Here come the most incredible draft horses in the world, the fabulous Budweiser Clydesdales hitch, six huge Clydesdales at a time, pulling an old time beer distributors truck on St. Charles Avenue and Canal Street.
The Clydesdale is a breed of draught horse derived from the farm horses of Clydesdale, Scotland, and named after that region. Although originally one of the smaller breeds of draught horses, it is now a tall breed. Often bay in colour, they show significant white markings due to the presence of sabino genetics. The breed was originally used for agriculture and haulage, and is still used for draught purposes today. The Budweiser Clydesdales are some of the most famous Clydesdales, and other famous members of the breed are used as drum horses by the British Household Cavalry. They have also been used to create and improve other draught breeds.
01/26: Krewe of Pontchartrain – Drive New Orleans, LA
01/27: Krewe of Alla – Drive New Orleans, LA
01/29: Mardi Gras-Single Horse – Drive New Orleans, LA
01/30: Mardi Gras-Single Horse – Drive New Orleans, LA
02/01: Krewe of Metairie – New Orleans, LA
02/02: Krewe of Olympia – New Orleans, LA
02/06-01/07: Mardi Gras-Single Horse – New Orleans, LA
02/08: Krewe of d’Etat – New Orleans, LA
02/09: Krewe of Endymion – New Orleans, LA
02/10: Krewe of Bacchus – New Orleans, LA
02/12: Krewe of Argus – New Orleans, LA
The breed was developed from Flemish stallions imported to Scotland and crossed with local mares. The first recorded use of the name “Clydesdale” for the breed was in 1826, and by 1830 a system of hiring stallions had begun that resulted in the spread of Clydesdale horses throughout Scotland and into northern England. The first breed registry was formed in 1877. In the late 19th and early 20th centuries, thousands of Clydesdales were exported from Scotland and sent throughout the world, including to Australia and New Zealand, where they became known as “the breed that built Australia”. However, during World War I population numbers began to decline due to increasing mechanization and war conscription. This decline continued, and by the 1970s, the Rare Breeds Survival Trust considered the breed vulnerable to extinction. Population numbers have increased slightly in the intervening time, but they are still thought to be vulnerable.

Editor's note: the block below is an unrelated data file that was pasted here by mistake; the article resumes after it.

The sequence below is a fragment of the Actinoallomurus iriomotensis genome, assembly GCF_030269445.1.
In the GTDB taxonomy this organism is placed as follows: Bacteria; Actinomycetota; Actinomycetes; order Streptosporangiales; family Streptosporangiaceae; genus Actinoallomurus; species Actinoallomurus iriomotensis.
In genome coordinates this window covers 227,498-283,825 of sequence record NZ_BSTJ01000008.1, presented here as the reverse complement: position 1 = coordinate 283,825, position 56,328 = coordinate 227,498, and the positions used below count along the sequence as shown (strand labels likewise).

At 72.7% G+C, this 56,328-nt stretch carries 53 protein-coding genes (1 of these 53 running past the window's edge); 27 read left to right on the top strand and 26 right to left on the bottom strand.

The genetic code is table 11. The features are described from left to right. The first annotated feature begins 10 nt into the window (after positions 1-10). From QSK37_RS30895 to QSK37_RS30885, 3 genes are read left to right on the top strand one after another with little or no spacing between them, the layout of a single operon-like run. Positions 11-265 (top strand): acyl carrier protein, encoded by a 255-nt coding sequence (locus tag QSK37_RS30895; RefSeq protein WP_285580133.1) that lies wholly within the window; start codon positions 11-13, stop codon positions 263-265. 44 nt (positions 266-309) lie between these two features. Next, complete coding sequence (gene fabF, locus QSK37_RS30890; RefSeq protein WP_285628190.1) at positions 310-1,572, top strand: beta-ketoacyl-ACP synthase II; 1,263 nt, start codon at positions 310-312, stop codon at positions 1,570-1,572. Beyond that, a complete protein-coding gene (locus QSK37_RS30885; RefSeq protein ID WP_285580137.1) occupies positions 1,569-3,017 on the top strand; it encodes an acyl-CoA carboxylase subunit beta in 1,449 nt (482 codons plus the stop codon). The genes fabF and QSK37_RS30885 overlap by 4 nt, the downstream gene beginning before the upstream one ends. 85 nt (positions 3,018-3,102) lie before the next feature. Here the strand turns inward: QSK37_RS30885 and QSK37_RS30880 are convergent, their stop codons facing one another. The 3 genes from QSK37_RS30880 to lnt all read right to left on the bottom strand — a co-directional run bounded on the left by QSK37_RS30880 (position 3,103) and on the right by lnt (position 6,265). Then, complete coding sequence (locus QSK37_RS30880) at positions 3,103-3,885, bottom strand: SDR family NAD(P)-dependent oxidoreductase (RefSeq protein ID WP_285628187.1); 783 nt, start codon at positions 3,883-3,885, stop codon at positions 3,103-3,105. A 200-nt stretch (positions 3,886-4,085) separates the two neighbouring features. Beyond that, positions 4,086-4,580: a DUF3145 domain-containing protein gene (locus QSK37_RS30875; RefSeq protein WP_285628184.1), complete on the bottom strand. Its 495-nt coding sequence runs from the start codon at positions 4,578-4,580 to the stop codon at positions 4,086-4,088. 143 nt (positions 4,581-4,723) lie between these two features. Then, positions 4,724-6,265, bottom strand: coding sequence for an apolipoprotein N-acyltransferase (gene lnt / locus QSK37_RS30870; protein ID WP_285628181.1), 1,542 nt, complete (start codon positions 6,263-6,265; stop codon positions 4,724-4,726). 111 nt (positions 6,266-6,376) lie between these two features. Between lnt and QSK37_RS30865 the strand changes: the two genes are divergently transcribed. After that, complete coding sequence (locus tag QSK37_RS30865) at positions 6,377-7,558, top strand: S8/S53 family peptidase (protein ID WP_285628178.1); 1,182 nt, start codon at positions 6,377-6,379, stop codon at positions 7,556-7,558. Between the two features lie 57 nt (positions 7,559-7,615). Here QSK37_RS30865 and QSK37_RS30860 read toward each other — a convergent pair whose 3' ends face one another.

After a wild final weekend, the big day is here!! Get out there and enjoy the zillion events, the weather is perfect.
I know a lot of folks who avoid Zulu, Rex and the trucks. It seems to me that Krewe of St. Anne in the Marigny is more popular than ever. My friends are flocking to the informal costume oriented event.
Others hang with the historic Mardi Gras Indians, from downtown to uptown. I remember the year of the police strike – I spent some time with the Wild Tchoupitoulas when Chief Jolly, Norman Bell, and the Neville Brothers were in the group. I remember sharing a joint with Aaron Neville that day. It was really enjoyable.
The Back Street Museum is a popular destination on Mardi Gras Day.
I’ve always been a parade person, but I may, someday soon, join one of the many walking parades and experience Mardi Gras Day this way. Time will only tell.
Once again, Happy Mardi to all- however you experience it- have a ball!! I hope to see YOU at the Mardi Gras!!